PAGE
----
TBJ: Ninth Street North plans on the move
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Downtown Durham to get The Pinhook bar, music joint

I may just be the last person in the Bull City to have heard about this -- given that the Carpe Durham ran this story a week ago, and I'm just getting 'round to visiting all the other sites in town after a hell of a week at the day job -- but it appears there's a new bar and music venue in the works for downtown Durham.

Carpe Durham reports the arrival of The Pinhook, a new bar within the Loop downtown along Main St. (It's a great name for a Bull City bar, given that Pinhook was the name of a chunk of today's Old West Durham with a rep for being a place of, er, good spirits and fast living.)

The Pinhook will reportedly feature a stage for live music acts with a focus on the local, not to mention a full bar and purportedly wide selection of beers. As the construction blog for The Pinhook notes, the non-smoking venue will feature some vintage arcade games, some hard-won at a Triad-area auction.

From the pictures posted to the Pinhook blog, it kind of looks like one of the storefronts between Toast and Ringside over on W. Main will be located at 117 W. Main St., next to the MarVell Event Center, in a retail storefront space owned by Greenfire. Thanks to the several folks who noted this in the comments and via email. (We'd heard a report a couple of months back that the Tackle Design shop over on E. Main by the courthouse might be turning into a nightspot, too, though the good folks at Tackle haven't gotten back to me on that one.) Grand opening looks to be 60 days or so away.


John Schelp

Before there was Durham, there was Pin Hook.

Pin Hook began as a tiny settlement that served as a traveler's rest before the railroad town of Durham was established in the early 1850s. Pin Hookers were folks who bought tobacco leaf that went unsold at auction, repackaged the product, and sold it for a tiny profit. Jean Anderson provides wonderful accounts of Pin Hook in her outstanding book on Durham history... In the early days, the shiftless of society, usually addicted to vices of one sort or another, tended to congregate in Pin Hook, attracting others of their kind.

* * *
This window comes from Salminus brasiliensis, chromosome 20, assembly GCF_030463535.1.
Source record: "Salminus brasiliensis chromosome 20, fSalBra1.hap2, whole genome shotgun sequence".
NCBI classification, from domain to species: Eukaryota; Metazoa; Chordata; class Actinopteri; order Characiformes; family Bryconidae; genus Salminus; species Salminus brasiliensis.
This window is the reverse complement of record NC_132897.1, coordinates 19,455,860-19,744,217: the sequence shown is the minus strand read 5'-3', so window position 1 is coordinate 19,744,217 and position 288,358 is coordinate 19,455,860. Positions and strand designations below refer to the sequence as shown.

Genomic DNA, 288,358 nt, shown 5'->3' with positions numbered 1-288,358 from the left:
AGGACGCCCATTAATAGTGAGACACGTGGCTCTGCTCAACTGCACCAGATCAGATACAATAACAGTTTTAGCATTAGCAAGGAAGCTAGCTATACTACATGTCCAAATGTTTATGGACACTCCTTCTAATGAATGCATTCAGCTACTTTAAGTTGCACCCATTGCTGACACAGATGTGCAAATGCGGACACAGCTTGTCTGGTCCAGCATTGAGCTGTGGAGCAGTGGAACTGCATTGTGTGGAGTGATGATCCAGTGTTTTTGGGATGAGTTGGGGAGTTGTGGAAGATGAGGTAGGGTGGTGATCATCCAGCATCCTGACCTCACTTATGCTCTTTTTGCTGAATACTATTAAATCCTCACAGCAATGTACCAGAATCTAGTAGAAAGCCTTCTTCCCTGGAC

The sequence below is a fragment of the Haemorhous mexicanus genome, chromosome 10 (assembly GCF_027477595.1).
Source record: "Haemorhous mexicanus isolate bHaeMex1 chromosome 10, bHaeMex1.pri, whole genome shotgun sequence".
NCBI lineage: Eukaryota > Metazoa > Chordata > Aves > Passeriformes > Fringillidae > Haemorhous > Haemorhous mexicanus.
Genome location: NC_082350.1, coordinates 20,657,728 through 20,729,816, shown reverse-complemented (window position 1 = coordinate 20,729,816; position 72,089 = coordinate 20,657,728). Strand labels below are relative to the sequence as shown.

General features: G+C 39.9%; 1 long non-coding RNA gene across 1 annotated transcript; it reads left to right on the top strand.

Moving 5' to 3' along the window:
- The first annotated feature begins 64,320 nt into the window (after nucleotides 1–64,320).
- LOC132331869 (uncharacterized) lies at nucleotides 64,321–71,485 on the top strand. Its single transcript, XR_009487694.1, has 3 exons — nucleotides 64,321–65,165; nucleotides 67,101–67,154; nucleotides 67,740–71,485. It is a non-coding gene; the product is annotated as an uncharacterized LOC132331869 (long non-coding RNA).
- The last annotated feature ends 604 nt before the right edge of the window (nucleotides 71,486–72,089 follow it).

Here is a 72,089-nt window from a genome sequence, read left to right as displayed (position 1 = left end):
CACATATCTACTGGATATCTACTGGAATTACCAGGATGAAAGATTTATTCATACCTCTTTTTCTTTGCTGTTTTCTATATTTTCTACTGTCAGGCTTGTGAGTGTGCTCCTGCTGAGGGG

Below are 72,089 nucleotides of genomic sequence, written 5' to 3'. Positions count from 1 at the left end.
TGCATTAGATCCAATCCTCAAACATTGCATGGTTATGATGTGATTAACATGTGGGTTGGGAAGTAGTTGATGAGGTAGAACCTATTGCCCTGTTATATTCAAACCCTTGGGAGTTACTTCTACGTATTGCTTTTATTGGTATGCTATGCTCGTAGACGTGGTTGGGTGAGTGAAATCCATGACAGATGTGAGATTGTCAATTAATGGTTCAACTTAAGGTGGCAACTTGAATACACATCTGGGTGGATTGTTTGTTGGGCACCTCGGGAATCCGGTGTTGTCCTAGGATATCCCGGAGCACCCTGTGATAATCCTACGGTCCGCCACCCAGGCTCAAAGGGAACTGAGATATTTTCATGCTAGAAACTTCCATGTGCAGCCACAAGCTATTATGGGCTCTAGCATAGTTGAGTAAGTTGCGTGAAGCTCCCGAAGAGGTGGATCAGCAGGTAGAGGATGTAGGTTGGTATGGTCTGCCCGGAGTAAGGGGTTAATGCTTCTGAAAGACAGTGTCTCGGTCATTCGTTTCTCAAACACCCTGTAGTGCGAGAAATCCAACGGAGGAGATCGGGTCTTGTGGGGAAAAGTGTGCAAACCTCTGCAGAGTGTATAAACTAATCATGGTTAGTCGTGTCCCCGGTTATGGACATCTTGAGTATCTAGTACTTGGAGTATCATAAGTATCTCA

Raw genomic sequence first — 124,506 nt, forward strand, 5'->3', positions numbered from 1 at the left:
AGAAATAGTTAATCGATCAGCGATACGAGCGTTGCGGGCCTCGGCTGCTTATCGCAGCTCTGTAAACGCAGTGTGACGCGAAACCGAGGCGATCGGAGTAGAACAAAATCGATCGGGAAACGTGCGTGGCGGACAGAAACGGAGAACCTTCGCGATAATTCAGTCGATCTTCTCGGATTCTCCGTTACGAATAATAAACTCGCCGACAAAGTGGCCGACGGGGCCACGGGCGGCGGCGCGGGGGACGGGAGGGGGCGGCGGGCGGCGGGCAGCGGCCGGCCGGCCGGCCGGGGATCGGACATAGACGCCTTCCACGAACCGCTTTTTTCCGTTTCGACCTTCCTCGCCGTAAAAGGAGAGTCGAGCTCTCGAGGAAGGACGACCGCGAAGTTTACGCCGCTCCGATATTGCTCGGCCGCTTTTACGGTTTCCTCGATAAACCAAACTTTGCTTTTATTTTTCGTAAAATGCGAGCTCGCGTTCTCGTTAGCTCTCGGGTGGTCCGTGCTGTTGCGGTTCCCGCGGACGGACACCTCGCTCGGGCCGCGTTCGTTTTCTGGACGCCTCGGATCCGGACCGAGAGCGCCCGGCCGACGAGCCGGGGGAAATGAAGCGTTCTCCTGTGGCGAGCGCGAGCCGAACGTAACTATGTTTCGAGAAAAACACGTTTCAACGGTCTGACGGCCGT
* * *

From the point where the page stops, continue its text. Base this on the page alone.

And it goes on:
The settlement included a lodging house, camping grove, brothels, grog shops, and a well for drinking water for passing travelers. In spite of the dirt and noise caused by the railroad that ran through Pin Hook, people gradually settled near the Hillsborough Road with its easy access to Durham.

A story in the Hillsborough newspaper in 1871 described the early character of the neighborhood. "There is a place called Pin Hook... and it is remarkable for a race that was run there many years ago by a man and a woman. They wore no clothes and ran for a quart of liquor."

Because of Pin Hook's harsh reputation, Meredith College decided not to locate in the area. And, Trinity College almost decided to go elsewhere. It was not until the early 1890s, and the building of the Erwin Cotton Mills that Pin Hook would transform itself into the mill village of West Durham.

Throughout the 19th century, much of the area around Pin Hook was farmland. According to the Herald-Sun, the Rigsbee family farm stretched 600 acres -- including the Ninth Street area. For one hundred years, the Rigsbees raised tobacco, corn, and sweet potatoes on the hills south of Old West Durham. They kept their pigs down in a ravine. In 1892, the Rigsbees sold a northern section of their land for the construction of Erwin Mills. 33 years later, they sold their holdings for a new university. That land is now called Duke's West Campus. And the ravine where the pigs were kept is now called Wallace Wade Stadium.

Old photograph & more history... http://www.owdna.org/History/history20.htm


Definitely needed a place like this in the city.

Ross Grady

Now that they've posted an exterior photo on their blog, it's possible to confirm that the address is 117 W. Main St, immediately adjacent to the Marvell Event Center: http://thepinhook.wordpress.com/2008/09/10/2x4s-arent-sexist-so-why-are-you/img_55341/

Suddenly that 10th of a block of downtown Durham has the highest density of clubs in town ;-)


It't good to finally see a critical mass (I use that term too much) of bars and nightclubs in downtown Durham. We may actually find a reason to do an official "Apollo 10 Pub Crawl" in Durham, instead of having to go all the way to Glenwood South.


It is a great spot with good turnout. Seems like Durham has some pent up demand for places like this.

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